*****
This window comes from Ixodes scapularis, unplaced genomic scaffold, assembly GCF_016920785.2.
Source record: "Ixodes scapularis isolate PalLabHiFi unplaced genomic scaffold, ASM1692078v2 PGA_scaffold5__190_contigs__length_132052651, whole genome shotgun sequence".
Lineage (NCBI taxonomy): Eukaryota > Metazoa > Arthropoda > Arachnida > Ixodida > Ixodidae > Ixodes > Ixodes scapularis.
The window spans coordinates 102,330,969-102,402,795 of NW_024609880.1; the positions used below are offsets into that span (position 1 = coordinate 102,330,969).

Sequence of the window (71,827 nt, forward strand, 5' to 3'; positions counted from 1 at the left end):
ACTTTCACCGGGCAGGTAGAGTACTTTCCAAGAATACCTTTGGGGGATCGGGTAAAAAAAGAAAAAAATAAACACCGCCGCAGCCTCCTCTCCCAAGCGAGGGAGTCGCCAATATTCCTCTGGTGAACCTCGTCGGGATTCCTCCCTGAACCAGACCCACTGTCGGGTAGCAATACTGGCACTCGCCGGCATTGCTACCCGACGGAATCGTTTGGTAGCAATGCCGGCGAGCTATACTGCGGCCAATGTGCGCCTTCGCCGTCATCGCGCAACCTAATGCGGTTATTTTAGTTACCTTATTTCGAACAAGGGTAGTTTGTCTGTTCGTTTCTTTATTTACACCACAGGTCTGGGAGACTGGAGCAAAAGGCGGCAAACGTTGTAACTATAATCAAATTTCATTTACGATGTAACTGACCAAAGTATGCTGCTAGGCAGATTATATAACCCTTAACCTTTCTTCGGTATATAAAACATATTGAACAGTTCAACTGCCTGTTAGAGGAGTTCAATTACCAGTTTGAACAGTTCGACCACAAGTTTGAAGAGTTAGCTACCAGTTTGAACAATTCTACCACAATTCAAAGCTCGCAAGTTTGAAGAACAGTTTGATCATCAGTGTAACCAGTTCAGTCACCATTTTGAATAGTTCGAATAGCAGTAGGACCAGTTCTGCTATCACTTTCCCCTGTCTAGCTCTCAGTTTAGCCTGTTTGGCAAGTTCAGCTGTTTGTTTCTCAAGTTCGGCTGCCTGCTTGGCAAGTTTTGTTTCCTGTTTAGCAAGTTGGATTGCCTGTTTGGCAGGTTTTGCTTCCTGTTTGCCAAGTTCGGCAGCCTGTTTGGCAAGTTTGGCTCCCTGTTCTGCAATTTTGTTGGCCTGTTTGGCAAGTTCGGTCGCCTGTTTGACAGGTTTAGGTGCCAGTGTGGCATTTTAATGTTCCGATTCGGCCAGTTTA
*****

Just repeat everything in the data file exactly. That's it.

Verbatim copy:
This window comes from Ixodes scapularis, unplaced genomic scaffold, assembly GCF_016920785.2.
Source record: "Ixodes scapularis isolate PalLabHiFi unplaced genomic scaffold, ASM1692078v2 PGA_scaffold5__190_contigs__length_132052651, whole genome shotgun sequence".
Lineage (NCBI taxonomy): Eukaryota > Metazoa > Arthropoda > Arachnida > Ixodida > Ixodidae > Ixodes > Ixodes scapularis.
The window spans coordinates 102,330,969-102,402,795 of NW_024609880.1; the positions used below are offsets into that span (position 1 = coordinate 102,330,969).

Sequence of the window (71,827 nt, forward strand, 5' to 3'; positions counted from 1 at the left end):
ACTTTCACCGGGCAGGTAGAGTACTTTCCAAGAATACCTTTGGGGGATCGGGTAAAAAAAGAAAAAAATAAACACCGCCGCAGCCTCCTCTCCCAAGCGAGGGAGTCGCCAATATTCCTCTGGTGAACCTCGTCGGGATTCCTCCCTGAACCAGACCCACTGTCGGGTAGCAATACTGGCACTCGCCGGCATTGCTACCCGACGGAATCGTTTGGTAGCAATGCCGGCGAGCTATACTGCGGCCAATGTGCGCCTTCGCCGTCATCGCGCAACCTAATGCGGTTATTTTAGTTACCTTATTTCGAACAAGGGTAGTTTGTCTGTTCGTTTCTTTATTTACACCACAGGTCTGGGAGACTGGAGCAAAAGGCGGCAAACGTTGTAACTATAATCAAATTTCATTTACGATGTAACTGACCAAAGTATGCTGCTAGGCAGATTATATAACCCTTAACCTTTCTTCGGTATATAAAACATATTGAACAGTTCAACTGCCTGTTAGAGGAGTTCAATTACCAGTTTGAACAGTTCGACCACAAGTTTGAAGAGTTAGCTACCAGTTTGAACAATTCTACCACAATTCAAAGCTCGCAAGTTTGAAGAACAGTTTGATCATCAGTGTAACCAGTTCAGTCACCATTTTGAATAGTTCGAATAGCAGTAGGACCAGTTCTGCTATCACTTTCCCCTGTCTAGCTCTCAGTTTAGCCTGTTTGGCAAGTTCAGCTGTTTGTTTCTCAAGTTCGGCTGCCTGCTTGGCAAGTTTTGTTTCCTGTTTAGCAAGTTGGATTGCCTGTTTGGCAGGTTTTGCTTCCTGTTTGCCAAGTTCGGCAGCCTGTTTGGCAAGTTTGGCTCCCTGTTCTGCAATTTTGTTGGCCTGTTTGGCAAGTTCGGTCGCCTGTTTGACAGGTTTAGGTGCCAGTGTGGCATTTTAATGTTCCGATTCGGCCAGTTTA